Current Events Add Stress to Cancer


As we all know, added stress for patients with cancer is never a good thing.

image of Linda Cohen

Living through a war in real time has affected my life. I recently went for my three-month check-up with my oncologist and for the first time, my blood pressure was high. I began to think about how different my life has been since this war began.

Yes, I have become obsessed with listening to and reading breaking news as it is happening. Besides having the news on all day, I am reading many articles and updates a day, trying to educate the public with the facts that I have confirmed. I am concerned about the innocent on both sides. War is always extremely sad for all. It is worrisome because I am so stressed that I have put my cancer on the back burner.

I have found that I have no interest or time to read about anything else. I have only one focus. The cancer webinars I often listen to and should listen to are of no interest to me now. I can’t continue like this because I know it’s not healthy for me as a chronic cancer patient.

Not too long ago, I wrote a blog recommending something that has helped me deal with my cancer. “Make an appointment with worry. Allow 15 minutes a day,” I said. As you can see, I am not able to take my own advice when it comes to living through a war in real-time. I needed to get help.

So, I decided to call a Mindfulnees-Informed Professional therapist. She advised me to limit the time I'm giving this topic. No surprise there. She advised me to take some deep yoga breaths and listen to the following free link: (entitled: Full Body Healing Frequency: (432 Hz + 741 Hz): Super Recovery & Healing, Remove Negative Energy). She encouraged me to try to listen to it for its calming effect. She told me, “When you’re thirsty you get a drink to satisfy you. When you’re stressed you also need to take action like this calming music to help change your state of mind. It’s like taking a preventative vitamin. “ If you don’t get this under control, it could affect your cancer.” Of course, I knew she was right, especially when she said, “You have nothing to lose.”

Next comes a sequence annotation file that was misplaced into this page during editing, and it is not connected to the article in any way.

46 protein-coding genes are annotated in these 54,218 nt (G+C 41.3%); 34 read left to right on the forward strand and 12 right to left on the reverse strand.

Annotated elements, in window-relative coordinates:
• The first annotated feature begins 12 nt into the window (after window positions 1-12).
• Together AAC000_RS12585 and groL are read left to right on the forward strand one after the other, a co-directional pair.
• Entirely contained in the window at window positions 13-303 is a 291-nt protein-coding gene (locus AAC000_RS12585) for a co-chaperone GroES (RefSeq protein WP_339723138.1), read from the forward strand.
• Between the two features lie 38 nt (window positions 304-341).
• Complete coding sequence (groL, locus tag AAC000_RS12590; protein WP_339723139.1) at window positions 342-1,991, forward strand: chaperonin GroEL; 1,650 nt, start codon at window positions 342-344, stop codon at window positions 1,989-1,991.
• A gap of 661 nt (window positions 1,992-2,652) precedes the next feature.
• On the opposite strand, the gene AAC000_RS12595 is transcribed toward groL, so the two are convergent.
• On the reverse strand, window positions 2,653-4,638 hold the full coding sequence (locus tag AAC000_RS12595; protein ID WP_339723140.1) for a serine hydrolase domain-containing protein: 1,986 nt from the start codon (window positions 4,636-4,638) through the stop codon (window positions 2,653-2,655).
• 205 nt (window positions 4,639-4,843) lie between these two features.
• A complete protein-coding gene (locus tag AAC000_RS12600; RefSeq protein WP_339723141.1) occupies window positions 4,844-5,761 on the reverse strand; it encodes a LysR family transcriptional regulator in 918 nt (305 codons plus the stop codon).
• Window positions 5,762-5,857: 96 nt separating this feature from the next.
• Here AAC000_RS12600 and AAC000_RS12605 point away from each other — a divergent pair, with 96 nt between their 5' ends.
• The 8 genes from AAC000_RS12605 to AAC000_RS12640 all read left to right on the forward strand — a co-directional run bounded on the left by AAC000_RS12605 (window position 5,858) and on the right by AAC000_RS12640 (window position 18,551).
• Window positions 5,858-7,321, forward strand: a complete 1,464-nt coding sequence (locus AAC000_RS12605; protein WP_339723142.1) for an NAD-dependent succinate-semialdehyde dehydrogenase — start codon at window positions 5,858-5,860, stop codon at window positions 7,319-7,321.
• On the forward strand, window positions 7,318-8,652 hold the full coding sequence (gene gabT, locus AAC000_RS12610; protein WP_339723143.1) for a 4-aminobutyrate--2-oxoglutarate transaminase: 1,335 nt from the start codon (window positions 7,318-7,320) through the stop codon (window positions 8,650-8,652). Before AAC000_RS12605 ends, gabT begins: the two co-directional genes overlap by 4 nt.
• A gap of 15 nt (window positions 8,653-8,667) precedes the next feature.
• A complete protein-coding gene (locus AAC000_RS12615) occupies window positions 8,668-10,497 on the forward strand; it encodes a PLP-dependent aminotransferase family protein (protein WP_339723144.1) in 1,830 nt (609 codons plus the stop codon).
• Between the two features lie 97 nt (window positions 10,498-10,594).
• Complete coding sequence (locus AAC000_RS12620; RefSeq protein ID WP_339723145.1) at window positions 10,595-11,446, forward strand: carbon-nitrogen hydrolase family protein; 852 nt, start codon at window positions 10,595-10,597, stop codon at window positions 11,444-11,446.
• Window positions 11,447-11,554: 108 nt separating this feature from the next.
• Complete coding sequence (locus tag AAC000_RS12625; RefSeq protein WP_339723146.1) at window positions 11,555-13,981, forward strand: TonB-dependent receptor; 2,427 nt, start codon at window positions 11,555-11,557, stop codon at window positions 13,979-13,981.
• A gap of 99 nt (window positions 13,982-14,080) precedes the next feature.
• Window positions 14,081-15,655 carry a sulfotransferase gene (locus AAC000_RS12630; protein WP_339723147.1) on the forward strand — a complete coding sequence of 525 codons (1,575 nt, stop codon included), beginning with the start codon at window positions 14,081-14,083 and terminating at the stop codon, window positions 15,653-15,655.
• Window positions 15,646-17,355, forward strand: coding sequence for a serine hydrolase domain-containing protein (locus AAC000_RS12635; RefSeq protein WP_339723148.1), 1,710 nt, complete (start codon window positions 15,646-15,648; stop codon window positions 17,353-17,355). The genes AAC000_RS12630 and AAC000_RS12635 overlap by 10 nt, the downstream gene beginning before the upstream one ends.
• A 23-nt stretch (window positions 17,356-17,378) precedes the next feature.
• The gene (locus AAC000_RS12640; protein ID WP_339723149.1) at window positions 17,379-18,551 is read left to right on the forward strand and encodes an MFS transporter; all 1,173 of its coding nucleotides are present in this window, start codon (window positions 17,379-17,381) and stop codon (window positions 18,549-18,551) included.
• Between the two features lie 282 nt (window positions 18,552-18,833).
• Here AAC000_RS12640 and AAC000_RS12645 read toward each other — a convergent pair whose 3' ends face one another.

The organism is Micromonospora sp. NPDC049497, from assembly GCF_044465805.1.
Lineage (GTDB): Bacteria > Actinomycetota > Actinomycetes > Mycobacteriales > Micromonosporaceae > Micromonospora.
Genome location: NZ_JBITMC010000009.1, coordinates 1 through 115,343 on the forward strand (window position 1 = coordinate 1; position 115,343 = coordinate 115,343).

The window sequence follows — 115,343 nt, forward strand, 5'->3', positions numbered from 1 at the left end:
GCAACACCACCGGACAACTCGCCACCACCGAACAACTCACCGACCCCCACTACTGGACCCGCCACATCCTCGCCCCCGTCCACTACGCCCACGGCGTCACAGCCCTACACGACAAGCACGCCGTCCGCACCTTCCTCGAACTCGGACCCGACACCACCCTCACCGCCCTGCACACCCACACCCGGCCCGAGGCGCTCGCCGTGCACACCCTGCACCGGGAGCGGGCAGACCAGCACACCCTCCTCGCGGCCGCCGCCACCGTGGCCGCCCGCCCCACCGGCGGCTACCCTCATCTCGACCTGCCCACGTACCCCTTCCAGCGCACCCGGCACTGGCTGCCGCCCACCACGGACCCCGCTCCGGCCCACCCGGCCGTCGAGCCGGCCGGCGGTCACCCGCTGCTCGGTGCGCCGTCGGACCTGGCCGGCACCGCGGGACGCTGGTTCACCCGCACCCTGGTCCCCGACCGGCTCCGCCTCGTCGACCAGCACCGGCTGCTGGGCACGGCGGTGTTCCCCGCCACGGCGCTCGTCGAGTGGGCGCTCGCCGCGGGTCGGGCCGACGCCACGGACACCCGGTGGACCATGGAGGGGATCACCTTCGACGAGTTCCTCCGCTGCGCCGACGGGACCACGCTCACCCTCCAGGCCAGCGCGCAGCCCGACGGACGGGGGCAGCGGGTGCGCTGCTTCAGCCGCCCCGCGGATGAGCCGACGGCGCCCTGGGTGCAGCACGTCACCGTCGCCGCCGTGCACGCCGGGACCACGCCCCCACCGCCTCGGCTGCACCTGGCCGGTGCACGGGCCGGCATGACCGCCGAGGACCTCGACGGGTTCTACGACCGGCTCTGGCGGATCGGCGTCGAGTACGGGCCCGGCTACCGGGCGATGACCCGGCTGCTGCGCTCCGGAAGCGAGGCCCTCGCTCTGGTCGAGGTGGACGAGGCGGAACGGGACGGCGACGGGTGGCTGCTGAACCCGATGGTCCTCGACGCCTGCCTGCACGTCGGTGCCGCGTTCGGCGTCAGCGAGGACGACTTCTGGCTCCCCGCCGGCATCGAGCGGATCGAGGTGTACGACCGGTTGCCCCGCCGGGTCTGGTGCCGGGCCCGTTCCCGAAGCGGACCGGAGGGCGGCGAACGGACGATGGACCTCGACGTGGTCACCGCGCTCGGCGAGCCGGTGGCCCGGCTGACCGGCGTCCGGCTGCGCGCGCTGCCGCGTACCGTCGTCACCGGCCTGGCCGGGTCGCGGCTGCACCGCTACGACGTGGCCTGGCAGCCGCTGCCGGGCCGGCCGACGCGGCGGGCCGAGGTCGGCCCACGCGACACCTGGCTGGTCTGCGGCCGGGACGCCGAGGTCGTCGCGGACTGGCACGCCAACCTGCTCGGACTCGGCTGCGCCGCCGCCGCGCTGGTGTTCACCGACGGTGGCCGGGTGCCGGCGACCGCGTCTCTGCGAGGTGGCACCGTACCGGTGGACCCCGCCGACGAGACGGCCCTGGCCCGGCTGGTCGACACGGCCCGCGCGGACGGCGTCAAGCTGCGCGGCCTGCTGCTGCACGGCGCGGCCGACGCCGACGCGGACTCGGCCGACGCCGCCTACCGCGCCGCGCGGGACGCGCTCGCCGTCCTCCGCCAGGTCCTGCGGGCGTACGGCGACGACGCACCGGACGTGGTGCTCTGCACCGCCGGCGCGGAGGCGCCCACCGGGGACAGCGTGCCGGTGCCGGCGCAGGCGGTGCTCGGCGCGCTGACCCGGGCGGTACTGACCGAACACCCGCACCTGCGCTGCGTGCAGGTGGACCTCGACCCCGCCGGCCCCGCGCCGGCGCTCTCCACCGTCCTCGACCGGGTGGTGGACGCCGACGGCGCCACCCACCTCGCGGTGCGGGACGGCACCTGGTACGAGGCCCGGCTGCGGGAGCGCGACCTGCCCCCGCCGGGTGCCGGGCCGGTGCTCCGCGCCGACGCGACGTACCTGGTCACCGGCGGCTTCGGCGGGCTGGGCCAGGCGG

Another recommendation she made was to think about the affirmations I want to happen. Positive thoughts are powerful. I know that and I believe it. I will give all that she said a try. I have decided to attempt this first thing in the morning before I get out of bed. No matter which side you’re on or what your added stress is, I think this is good advice for cancer patients to try to minimize extra anxiety that’s upsetting.

For me, this has been a trigger because my parents were Holocaust survivors and always warned me that antisemitism could rear its ugly head again. I realize that I feel terrified now, which is why I’m so affected. The future of my grandchildren scares me as well. I have friends of all religions and I can count on one hand the number of non-Jewish friends who have called to see how I am doing. My friends know my background because they have all read the book, Sarinka, that I wrote about my parents’ survival.

The words, “Never Again” are screaming at me and I’m hurting. I am telling you this because if you have a friend of the Jewish faith, especially one with cancer, you might want to reach out to them. It will be appreciated more than you know. I am sure that most people don’t realize how scary it is to hear chants calling for the death of the Jewish people that are being heard around the world. These are unprecedented times for us. This is real and I’m completely unprepared, like the title of a book I recently read and how I felt when I found out I had an incurable cancer. But, above all, my faith has helped me through cancer, and it will help me through this.

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Dr. Lauren Pinter-Brown